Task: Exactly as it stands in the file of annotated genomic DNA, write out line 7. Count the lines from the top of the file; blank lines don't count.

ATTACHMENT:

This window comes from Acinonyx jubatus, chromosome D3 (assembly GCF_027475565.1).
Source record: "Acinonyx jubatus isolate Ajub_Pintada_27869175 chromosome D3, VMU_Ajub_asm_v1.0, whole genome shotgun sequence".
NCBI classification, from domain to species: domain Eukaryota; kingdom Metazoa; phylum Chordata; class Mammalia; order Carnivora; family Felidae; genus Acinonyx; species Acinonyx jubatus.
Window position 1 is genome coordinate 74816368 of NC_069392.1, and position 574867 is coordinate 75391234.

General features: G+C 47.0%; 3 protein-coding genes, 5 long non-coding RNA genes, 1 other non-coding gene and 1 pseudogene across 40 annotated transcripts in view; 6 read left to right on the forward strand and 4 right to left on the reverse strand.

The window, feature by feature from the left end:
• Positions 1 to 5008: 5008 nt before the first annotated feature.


• Positions 1 to 5008: 5008 nt before the first annotated feature.